Writer/director/producer M. Night Shyamalan returns with an original thriller that delves into the mysterious recesses of one man’s fractured, gifted mind. Though Kevin (James McAvoy) has evidenced 23 personalities to his trusted psychiatrist, Dr. Fletcher (Betty Buckley), there remains one still submerged who is set to materialize and dominate all the others. Compelled to abduct three teenage girls led by the willful, observant Casey (Anya Taylor-Joy, The Witch), Kevin reaches a war for survival among all of those contained within him – as well as everyone around him – as the walls between his compartments shatter apart.
I went into the theater without knowing this was an M. Night Shyamalan movie, and somewhat cringed when I saw his name in the title sequence. He did some unbelievably good work with Signs, Unbreakable and The Sixth Sense, but I’ve been of the opinion he’s been coming up short with his most recent efforts. Unbreakable especially is still one of the best comic book superhero origin stories that comes to mind. The problem that I see with Shyamalan’s films is that he began to be known for having a ‘twist’ in his films, so when it happened everyone would roll their eyes and brush it off. His attempts at making films that didn’t have a major twist didn’t land very well, with The Last Airbender being unforgivably bad.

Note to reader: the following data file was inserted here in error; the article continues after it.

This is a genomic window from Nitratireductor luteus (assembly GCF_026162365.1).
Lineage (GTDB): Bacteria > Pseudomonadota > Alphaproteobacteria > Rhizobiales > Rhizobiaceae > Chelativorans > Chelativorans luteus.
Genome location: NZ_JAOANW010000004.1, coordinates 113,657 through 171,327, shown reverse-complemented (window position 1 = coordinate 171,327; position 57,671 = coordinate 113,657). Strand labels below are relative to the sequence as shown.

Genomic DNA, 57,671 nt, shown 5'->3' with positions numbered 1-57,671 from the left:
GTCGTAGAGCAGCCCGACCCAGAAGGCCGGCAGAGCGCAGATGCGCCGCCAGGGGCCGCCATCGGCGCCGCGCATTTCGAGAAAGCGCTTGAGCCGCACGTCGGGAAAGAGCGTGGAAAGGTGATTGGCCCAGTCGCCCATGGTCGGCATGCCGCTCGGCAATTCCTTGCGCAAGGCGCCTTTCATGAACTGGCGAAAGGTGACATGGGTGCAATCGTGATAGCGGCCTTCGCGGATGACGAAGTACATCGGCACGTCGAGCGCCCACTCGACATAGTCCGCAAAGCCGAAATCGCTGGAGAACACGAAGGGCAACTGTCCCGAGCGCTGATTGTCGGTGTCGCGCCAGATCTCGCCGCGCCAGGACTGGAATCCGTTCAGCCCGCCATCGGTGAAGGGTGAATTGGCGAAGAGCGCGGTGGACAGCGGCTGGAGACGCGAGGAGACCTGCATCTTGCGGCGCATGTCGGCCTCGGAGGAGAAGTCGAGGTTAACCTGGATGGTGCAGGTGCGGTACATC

I had given up hope on him as a serious director and expected him to stay within the realm of cheaper movies and television series. I’m happy with Split though. Unexpectedly and enthusiastically happy. It’s his best movie in many many years in several ways. Shyamalan has never had problems with framing and visuals, even his worst films have been beautifully shot and Split is no different. There’s some dreadfully interesting scenes that would have suffered under another director, if only because of how bland and uninteresting the locations would have been if shot in any other light. The story is interesting enough if you look past the mostly Hollywood version of DID that’s displayed, but considering what eventually happens towards the end of the film, I can completely suspend my disbelieve. The third act and it’s resolution are absolutely spot.
I can’t give Shyamalan enough credit, this was an awesome movie, but all the credit for the movie’s success doesn’t go just to him, Anya Taylor-Joy plays the lead kidnapee, and she plays her part to perfection against James McAvoy’s titular character. Everything seemed to come together to make an excellent film that I highly suggest.
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